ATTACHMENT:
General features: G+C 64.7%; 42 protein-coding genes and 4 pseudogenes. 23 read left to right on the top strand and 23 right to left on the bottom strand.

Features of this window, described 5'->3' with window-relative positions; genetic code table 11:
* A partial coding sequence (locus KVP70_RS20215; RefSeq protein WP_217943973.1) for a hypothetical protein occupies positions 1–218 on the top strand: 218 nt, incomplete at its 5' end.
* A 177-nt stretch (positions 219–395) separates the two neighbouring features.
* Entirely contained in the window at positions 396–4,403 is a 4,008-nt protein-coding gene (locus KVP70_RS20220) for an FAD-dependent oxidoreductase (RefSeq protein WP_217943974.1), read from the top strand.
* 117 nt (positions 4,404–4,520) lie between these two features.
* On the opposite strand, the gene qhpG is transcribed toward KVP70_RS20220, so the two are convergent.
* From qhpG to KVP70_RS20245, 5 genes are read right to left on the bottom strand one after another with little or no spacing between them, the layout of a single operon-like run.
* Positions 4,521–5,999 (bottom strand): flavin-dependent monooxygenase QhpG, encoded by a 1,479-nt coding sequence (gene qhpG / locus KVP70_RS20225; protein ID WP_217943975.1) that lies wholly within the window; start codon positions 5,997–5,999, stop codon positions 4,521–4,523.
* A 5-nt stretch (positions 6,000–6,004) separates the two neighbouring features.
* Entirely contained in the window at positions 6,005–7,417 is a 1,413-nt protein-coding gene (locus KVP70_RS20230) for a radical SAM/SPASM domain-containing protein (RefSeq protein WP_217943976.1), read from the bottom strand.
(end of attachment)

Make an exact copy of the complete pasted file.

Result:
General features: G+C 64.7%; 42 protein-coding genes and 4 pseudogenes. 23 read left to right on the top strand and 23 right to left on the bottom strand.

Features of this window, described 5'->3' with window-relative positions; genetic code table 11:
* A partial coding sequence (locus KVP70_RS20215; RefSeq protein WP_217943973.1) for a hypothetical protein occupies positions 1–218 on the top strand: 218 nt, incomplete at its 5' end.
* A 177-nt stretch (positions 219–395) separates the two neighbouring features.
* Entirely contained in the window at positions 396–4,403 is a 4,008-nt protein-coding gene (locus KVP70_RS20220) for an FAD-dependent oxidoreductase (RefSeq protein WP_217943974.1), read from the top strand.
* 117 nt (positions 4,404–4,520) lie between these two features.
* On the opposite strand, the gene qhpG is transcribed toward KVP70_RS20220, so the two are convergent.
* From qhpG to KVP70_RS20245, 5 genes are read right to left on the bottom strand one after another with little or no spacing between them, the layout of a single operon-like run.
* Positions 4,521–5,999 (bottom strand): flavin-dependent monooxygenase QhpG, encoded by a 1,479-nt coding sequence (gene qhpG / locus KVP70_RS20225; protein ID WP_217943975.1) that lies wholly within the window; start codon positions 5,997–5,999, stop codon positions 4,521–4,523.
* A 5-nt stretch (positions 6,000–6,004) separates the two neighbouring features.
* Entirely contained in the window at positions 6,005–7,417 is a 1,413-nt protein-coding gene (locus KVP70_RS20230) for a radical SAM/SPASM domain-containing protein (RefSeq protein WP_217943976.1), read from the bottom strand.